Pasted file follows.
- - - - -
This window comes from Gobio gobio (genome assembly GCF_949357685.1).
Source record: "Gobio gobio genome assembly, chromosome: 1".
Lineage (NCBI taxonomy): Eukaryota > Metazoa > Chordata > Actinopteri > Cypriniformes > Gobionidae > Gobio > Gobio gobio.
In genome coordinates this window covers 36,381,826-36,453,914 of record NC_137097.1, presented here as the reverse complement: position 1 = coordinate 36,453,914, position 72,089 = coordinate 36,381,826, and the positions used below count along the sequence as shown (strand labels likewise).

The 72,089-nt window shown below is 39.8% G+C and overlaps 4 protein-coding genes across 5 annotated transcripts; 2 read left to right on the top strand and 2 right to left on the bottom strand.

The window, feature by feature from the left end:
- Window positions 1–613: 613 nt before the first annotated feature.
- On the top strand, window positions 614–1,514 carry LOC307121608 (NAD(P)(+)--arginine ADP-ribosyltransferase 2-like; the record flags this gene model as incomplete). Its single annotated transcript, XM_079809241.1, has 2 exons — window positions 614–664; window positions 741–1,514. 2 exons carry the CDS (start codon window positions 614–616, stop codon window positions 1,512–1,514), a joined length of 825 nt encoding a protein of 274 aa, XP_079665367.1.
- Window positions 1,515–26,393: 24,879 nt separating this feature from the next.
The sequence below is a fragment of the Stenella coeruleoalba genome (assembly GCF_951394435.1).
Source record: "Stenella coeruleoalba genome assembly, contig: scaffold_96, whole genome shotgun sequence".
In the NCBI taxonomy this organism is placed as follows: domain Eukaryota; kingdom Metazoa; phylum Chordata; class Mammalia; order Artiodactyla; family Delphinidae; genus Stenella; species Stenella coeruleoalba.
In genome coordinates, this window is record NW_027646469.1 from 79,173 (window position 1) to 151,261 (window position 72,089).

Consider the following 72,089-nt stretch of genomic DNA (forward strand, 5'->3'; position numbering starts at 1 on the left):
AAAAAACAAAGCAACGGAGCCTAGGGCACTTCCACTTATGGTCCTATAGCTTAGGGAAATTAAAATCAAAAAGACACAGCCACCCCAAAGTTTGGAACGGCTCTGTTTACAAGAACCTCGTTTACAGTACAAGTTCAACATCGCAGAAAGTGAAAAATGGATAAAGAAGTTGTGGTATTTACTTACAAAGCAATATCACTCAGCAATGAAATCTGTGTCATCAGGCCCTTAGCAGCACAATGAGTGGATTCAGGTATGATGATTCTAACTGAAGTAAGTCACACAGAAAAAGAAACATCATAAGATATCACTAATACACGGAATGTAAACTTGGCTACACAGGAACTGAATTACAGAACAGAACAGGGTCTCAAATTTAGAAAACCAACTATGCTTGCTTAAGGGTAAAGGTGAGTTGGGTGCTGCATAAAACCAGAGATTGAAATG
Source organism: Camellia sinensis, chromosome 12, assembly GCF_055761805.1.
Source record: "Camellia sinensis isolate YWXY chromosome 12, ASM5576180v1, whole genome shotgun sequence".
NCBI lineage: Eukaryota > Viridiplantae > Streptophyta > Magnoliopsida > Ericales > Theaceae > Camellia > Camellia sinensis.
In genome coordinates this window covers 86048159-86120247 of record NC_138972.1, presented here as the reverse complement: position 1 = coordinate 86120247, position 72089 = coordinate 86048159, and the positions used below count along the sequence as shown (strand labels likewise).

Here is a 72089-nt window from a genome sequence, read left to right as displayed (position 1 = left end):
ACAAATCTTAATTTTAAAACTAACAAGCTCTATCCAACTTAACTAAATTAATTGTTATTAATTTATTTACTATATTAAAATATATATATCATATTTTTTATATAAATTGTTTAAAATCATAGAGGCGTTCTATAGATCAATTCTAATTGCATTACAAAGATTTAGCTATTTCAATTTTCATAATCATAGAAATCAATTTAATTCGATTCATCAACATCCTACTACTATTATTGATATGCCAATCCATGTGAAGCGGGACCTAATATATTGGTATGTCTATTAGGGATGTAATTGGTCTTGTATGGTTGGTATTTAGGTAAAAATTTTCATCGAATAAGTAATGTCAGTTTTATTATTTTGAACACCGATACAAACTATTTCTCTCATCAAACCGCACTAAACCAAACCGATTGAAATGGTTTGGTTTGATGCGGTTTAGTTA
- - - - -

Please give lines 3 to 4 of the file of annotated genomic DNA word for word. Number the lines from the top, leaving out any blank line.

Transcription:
Lineage (NCBI taxonomy): Eukaryota > Metazoa > Chordata > Actinopteri > Cypriniformes > Gobionidae > Gobio > Gobio gobio.
In genome coordinates this window covers 36,381,826-36,453,914 of record NC_137097.1, presented here as the reverse complement: position 1 = coordinate 36,453,914, position 72,089 = coordinate 36,381,826, and the positions used below count along the sequence as shown (strand labels likewise).